|Publication number||US5274311 A|
|Application number||US 07/792,217|
|Publication date||Dec 28, 1993|
|Filing date||Nov 13, 1991|
|Priority date||Nov 13, 1991|
|Publication number||07792217, 792217, US 5274311 A, US 5274311A, US-A-5274311, US5274311 A, US5274311A|
|Inventors||Douglas J. Littlejohn, John Golini|
|Original Assignee||Quest Technologies, Inc.|
|Export Citation||BiBTeX, EndNote, RefMan|
|Patent Citations (4), Referenced by (59), Classifications (14), Legal Events (5)|
|External Links: USPTO, USPTO Assignment, Espacenet|
The present invention relates to the interconnections between various elements of a motor and/or motion control system, in particular a wheelchair control system.
Typically, a motor and/or motion control system is designed for the particular arrangement being used. User inputs would be connected directly to a microprocessor or other controller, which then is connected directly to the motor elements and sensor feedbacks for the control system. As different variations of a particular arrangement of elements are put together, the connections are varied to accomplish the new goals. Such systems typically place a premium on speed of achieving the control, with little concern for bandwidth. Typically, not a lot of information is being transferred back and forth, thus dictating a simple approach with high speed.
The present invention imports network communication concepts into a motor and/or motion control system. The motor and/or motion control system is divided into various modules. A preferred configuration includes a motor drive control module, a user command module, and a master control module. The modules are interconnected by a simple hardware bus, such as an RS-485 bus. Communication between the modules is accomplished using a time division protocol.
Each module is assigned an ID number, and is assigned a time frame corresponding to its ID. Each module transmits in its particular time frame, and maintains its own clock to determine when it is its time frame. Each module also monitors the bus for transmissions that may be addressed to it and also to synchronize its transmissions. Each module thus periodically updates its own clock to maintain synchronization from the last valid transmission received.
Preferably, the system operates by transmitting status information rather than event information. Thus, each module transmits its status and the desired status of a receiving module, with the information being constantly transmitted. This eliminates the need for determining whether any particular transmission has been received since a transmission error will be overcome by the next status word which will present the same information. The system of the present invention provides a very simple, resilient communication arrangement ideally suited for motor and/or motion control. Very simple hardware and handshaking is obtained at the expense of limited bandwidth and a significant amount of software monitoring of the network. However, this is well-suited for a motor and/or motion control system in which a limited amount of information is transmitted.
For a fuller understanding of the nature and advantages of the present invention, reference should be made to the ensuing detailed description taken in conjunction with the accompanying drawings.
FIG. 1 is a block diagram of a three-module wheelchair motor control system using the present invention;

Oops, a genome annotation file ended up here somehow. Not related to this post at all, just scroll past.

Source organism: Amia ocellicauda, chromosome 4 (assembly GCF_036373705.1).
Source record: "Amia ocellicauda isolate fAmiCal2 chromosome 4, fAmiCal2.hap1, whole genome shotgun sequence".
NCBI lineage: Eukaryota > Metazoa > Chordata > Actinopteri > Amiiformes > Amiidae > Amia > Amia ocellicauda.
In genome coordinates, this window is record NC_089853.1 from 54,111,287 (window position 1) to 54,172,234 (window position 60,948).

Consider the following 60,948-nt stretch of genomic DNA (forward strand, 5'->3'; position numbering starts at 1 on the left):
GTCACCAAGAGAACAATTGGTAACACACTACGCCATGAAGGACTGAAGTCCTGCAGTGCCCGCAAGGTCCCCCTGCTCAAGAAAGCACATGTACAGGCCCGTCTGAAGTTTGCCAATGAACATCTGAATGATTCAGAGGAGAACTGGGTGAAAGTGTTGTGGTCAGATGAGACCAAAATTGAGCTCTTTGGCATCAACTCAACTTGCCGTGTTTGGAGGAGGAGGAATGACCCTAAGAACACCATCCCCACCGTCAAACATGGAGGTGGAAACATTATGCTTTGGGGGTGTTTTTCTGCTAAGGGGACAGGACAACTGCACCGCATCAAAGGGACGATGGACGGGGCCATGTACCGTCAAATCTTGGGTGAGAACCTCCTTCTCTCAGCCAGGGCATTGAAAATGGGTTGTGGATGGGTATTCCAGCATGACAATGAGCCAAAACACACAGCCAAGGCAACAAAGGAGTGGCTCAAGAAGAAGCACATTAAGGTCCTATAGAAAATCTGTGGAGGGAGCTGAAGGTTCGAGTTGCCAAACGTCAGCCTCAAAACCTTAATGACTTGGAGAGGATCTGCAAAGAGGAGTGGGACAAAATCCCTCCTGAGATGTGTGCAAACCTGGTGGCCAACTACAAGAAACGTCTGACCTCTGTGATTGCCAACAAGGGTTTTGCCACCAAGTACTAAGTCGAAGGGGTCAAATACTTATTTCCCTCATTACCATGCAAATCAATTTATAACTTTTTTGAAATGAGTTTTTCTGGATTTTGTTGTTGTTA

FIG. 2 is a hardware diagram of the network bus of FIG. 1;
FIG. 3 is a timing diagram showing the multiple frames used in the present invention;
FIG. 4 is a timing diagram of a single frame of FIG. 3;
FIG. 5 is a flowchart showing the software control and monitoring of the bus;
FIG. 6 is a block diagram of the user command module of FIG. 1;
FIG. 7 is a block diagram of the motherboard controller module of FIG. 1; and
FIG. 8 is a block diagram of the drive motor control module of FIG. 1.
FIG. 1 shows a preferred embodiment of a wheelchair motor control system utilizing the present invention. There are three modules interconnected by RS-485 bus 100. Those modules are a user command module 102, a motherboard controller module 104 and a drive motor controller module 106. User command module 102 connects to an LCD display 108. Multiple button inputs are connected to user command module 102 through input lines 110. Other inputs are connected through input lines 112.
Motherboard controller module 104 include I/O bus 114 which allows direct I/O connections or plug-in intelligent I/O modules. Drive motor controller module 106 connects directly to motors 116, 118, brakes 120, 122 and feedback sensor encoders 124, 126. Other motors and sensors, such as a seat-tilting motor and sensor, etc., are not shown in this diagram. The system is battery controlled by a battery 128 which is charged by a battery charger 130.
The hardware configuration of bus 100 is shown in FIG. 2. There are 8 separate lines shown in bus 100 in FIG. 2. The first two lines, 202 and 204, are the data lines used according to the RS-485 standard. The standard provides for up to 32 unit loads on a two-wire differential, serial digital data link. Also provided to the modules are power lines 206 and 208 and ground lines 210 and 212. Two lines are used for each to minimize the resistance. A switched line 214 originating from user command module 102 of FIG. 1 is controlled by an on/off switch to indicate when the system should power up.
The last element of the bus 100 is an emergency line 216. This line can be connected to shut down circuitry in each module which can bypass the processor and other intelligence to allow an emergency shutdown in the event of a malfunction of a particular module. This allows a parallel bypass of the module processor in the event that there is a malfunction and communications telling the processor to shut down cannot be sent effectively over the RS-485 data link. For example, one module might detect the incline of the seat back in a wheelchair. If the wheelchair is about to go over an incline, and the seat incline is at a dangerous position, it could override the other modules and shut the system down if the chair is not responding to a signal to change the seat incline or stop the wheelchair.